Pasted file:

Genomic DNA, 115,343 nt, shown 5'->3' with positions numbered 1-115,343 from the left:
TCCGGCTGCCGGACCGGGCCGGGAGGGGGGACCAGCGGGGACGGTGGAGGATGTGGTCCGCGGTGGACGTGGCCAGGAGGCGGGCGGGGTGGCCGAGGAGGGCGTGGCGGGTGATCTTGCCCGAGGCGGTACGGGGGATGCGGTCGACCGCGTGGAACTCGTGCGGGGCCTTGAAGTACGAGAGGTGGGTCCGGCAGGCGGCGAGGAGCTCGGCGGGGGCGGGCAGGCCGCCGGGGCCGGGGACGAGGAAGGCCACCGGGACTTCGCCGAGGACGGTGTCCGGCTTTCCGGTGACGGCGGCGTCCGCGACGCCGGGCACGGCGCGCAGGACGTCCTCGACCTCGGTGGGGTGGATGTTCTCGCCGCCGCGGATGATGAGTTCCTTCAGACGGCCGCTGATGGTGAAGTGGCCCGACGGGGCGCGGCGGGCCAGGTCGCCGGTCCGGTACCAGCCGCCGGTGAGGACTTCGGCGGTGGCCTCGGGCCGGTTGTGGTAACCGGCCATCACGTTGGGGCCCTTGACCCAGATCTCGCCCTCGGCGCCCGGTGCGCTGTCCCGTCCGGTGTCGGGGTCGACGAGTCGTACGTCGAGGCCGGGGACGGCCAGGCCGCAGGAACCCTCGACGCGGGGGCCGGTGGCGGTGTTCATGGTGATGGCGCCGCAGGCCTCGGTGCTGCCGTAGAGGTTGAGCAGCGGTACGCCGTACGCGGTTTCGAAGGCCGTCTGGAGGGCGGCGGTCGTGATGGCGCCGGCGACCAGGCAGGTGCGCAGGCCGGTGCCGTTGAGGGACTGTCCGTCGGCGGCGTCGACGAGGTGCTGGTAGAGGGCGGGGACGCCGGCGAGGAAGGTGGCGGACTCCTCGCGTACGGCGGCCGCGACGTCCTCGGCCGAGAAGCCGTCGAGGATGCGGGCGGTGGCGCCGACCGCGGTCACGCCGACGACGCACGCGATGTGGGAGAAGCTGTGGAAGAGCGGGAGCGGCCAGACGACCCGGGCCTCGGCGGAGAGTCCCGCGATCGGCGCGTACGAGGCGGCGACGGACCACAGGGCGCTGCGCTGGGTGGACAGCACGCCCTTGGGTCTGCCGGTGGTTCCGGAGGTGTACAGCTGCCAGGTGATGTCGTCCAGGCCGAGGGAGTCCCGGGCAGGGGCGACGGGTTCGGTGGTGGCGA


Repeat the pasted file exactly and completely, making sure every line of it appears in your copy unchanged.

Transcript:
Genomic DNA, 115,343 nt, shown 5'->3' with positions numbered 1-115,343 from the left:
TCCGGCTGCCGGACCGGGCCGGGAGGGGGGACCAGCGGGGACGGTGGAGGATGTGGTCCGCGGTGGACGTGGCCAGGAGGCGGGCGGGGTGGCCGAGGAGGGCGTGGCGGGTGATCTTGCCCGAGGCGGTACGGGGGATGCGGTCGACCGCGTGGAACTCGTGCGGGGCCTTGAAGTACGAGAGGTGGGTCCGGCAGGCGGCGAGGAGCTCGGCGGGGGCGGGCAGGCCGCCGGGGCCGGGGACGAGGAAGGCCACCGGGACTTCGCCGAGGACGGTGTCCGGCTTTCCGGTGACGGCGGCGTCCGCGACGCCGGGCACGGCGCGCAGGACGTCCTCGACCTCGGTGGGGTGGATGTTCTCGCCGCCGCGGATGATGAGTTCCTTCAGACGGCCGCTGATGGTGAAGTGGCCCGACGGGGCGCGGCGGGCCAGGTCGCCGGTCCGGTACCAGCCGCCGGTGAGGACTTCGGCGGTGGCCTCGGGCCGGTTGTGGTAACCGGCCATCACGTTGGGGCCCTTGACCCAGATCTCGCCCTCGGCGCCCGGTGCGCTGTCCCGTCCGGTGTCGGGGTCGACGAGTCGTACGTCGAGGCCGGGGACGGCCAGGCCGCAGGAACCCTCGACGCGGGGGCCGGTGGCGGTGTTCATGGTGATGGCGCCGCAGGCCTCGGTGCTGCCGTAGAGGTTGAGCAGCGGTACGCCGTACGCGGTTTCGAAGGCCGTCTGGAGGGCGGCGGTCGTGATGGCGCCGGCGACCAGGCAGGTGCGCAGGCCGGTGCCGTTGAGGGACTGTCCGTCGGCGGCGTCGACGAGGTGCTGGTAGAGGGCGGGGACGCCGGCGAGGAAGGTGGCGGACTCCTCGCGTACGGCGGCCGCGACGTCCTCGGCCGAGAAGCCGTCGAGGATGCGGGCGGTGGCGCCGACCGCGGTCACGCCGACGACGCACGCGATGTGGGAGAAGCTGTGGAAGAGCGGGAGCGGCCAGACGACCCGGGCCTCGGCGGAGAGTCCCGCGATCGGCGCGTACGAGGCGGCGACGGACCACAGGGCGCTGCGCTGGGTGGACAGCACGCCCTTGGGTCTGCCGGTGGTTCCGGAGGTGTACAGCTGCCAGGTGATGTCGTCCAGGCCGAGGGAGTCCCGGGCAGGGGCGACGGGTTCGGTGGTGGCGA